A Wrinkle In Time is a science fiction book by Madeleine D’Engle, published in 1962. Winner of the Newbury Medal, it is famous in sci-fi circles for being one of the first books that might be classified as ‘young adult’, and also for its treatment of complex themes involving science and spirituality. I thought it was time to take a look.
The plot involves a group of children and interplanetary travellers, using wrinkles in space time to move around the universe, fighting a vaguely defined enemy called The Black Thing.
Reading the book made me think of both Dr Who, and The Lion, The Witch And The Wardrobe. The Dr Who elements were creaky sets, clunky creatures, frequently dodgy dialogue, combined with interesting ideas. The Lion, The Witch And The Wardrobe came to mind in the not very subtle Christian theme.
So ignoring the creaky sets, clunky creatures and dodgy dialogue, let’s have a look at the book’s more complex aspects. Scientific concepts of travelling in space by bending space time are nicely explained. Then there are the more philosophical questions about dealing with life’s difficulties. The book presents various trials and tribulations, ranging from a girl getting picked on at school right up to dark forces threatening the universe. But then we are invited to imagine what life would be like if there were no troubles at all. The space travellers visit a distant planet where a disembodied brain regulates everything, including how little boys bounce balls. On this planet nothing goes wrong, there’s no doubt about what will happen next, and there are no painful decisions to make. And yet the resulting regimented society is hardly depicted as one in which you might want to live. In this context doubts and troubles are maybe not so bad. I was once again reminded of Dr Who – with that message that, hey kids, life may be confusing, and there’s no one to help you except an eccentric, oddly dressed English person with a sonic screwdriver and a space ship that looks like a defunct police phone box; but it’s better than marching about with the Daleks or the Cybermen.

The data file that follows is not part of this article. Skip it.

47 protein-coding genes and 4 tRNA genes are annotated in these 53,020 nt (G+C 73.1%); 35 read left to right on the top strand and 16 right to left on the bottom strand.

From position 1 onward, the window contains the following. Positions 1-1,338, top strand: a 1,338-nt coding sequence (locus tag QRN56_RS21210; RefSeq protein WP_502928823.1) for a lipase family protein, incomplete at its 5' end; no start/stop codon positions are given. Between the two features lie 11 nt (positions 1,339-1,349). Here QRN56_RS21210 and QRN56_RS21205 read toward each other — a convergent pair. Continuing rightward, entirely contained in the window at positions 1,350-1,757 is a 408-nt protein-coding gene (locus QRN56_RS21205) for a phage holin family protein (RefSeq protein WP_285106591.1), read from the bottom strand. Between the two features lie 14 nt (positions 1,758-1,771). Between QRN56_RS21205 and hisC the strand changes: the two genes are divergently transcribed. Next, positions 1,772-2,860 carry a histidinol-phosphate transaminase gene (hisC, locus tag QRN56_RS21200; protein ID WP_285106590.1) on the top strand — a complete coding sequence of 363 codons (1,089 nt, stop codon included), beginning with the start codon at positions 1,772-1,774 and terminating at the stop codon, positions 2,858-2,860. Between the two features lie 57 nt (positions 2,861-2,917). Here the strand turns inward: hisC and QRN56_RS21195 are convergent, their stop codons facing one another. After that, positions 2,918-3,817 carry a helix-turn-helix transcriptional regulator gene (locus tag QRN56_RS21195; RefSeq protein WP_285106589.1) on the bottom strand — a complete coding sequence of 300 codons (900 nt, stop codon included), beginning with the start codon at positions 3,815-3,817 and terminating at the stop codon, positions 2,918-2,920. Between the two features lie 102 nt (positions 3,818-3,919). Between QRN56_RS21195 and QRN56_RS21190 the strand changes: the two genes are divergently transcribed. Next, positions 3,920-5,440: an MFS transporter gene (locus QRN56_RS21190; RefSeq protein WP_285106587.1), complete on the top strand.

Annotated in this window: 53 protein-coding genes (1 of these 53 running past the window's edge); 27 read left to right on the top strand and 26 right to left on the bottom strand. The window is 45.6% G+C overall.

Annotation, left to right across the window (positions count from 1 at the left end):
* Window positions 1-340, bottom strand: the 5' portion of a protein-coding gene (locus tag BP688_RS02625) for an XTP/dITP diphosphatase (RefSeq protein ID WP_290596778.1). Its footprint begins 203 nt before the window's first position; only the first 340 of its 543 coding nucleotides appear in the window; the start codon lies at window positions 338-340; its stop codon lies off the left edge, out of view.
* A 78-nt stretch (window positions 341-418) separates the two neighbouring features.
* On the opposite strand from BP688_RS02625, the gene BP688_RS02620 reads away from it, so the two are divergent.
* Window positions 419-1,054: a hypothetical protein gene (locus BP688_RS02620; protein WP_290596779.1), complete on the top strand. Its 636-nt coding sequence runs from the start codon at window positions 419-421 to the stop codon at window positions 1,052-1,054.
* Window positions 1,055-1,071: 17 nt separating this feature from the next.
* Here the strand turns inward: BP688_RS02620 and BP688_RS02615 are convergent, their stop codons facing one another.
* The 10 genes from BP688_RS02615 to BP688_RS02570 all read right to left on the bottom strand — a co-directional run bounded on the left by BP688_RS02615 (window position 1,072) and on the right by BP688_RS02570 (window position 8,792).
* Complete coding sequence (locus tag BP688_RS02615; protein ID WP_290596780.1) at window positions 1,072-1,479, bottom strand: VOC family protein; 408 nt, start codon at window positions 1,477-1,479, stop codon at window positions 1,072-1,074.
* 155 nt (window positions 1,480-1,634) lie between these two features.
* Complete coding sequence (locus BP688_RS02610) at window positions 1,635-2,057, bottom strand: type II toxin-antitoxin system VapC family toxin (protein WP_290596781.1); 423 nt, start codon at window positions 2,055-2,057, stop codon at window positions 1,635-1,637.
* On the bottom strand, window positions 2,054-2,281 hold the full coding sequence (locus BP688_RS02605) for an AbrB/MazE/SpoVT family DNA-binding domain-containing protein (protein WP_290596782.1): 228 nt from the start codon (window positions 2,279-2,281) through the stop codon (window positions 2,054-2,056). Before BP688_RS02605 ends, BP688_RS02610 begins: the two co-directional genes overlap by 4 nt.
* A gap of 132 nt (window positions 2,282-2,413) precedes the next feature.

So the ideas are interesting, though I became uneasy when they moved into more overtly religious territory. At one point a friendly alien tries to explain about an unseen, helpful force. After saying something about stars and light, the alien gives up and declares:
“Oh my child I cannot explain. This is just something you have to know or not know.”
The alien is not saying that a few more years at school, or even greater alien intelligence, would allow understanding of the subject under discussion. Okay, I accept that there are things that might be incomprehensible to me – lots of things actually. I had a rough ride with Stephen Hawking’s A Brief History of Time, and don’t mind admitting it. However, lack of understanding is different to saying that something is impossible to understand, and you just know about it or you don’t. That’s what’s called blind faith. Thinking about it, this is the resort of a certain type of leader we’ve seen much of lately, the type who wants to evade facts, because they are not helpful to the image of infallibility they wish to portray. If an alien came to me with claims of an authority that was impossible to challenge with pesky facts, then I, even as a mere earthling who had a tough time with Steven Hawking, would be suspicious.
Overall A Wrinkle In Time was an intriguing read, though, for me, more as an historical artefact than a book I really enjoyed. Its heart might have been in the right place, but my view of it was mixed.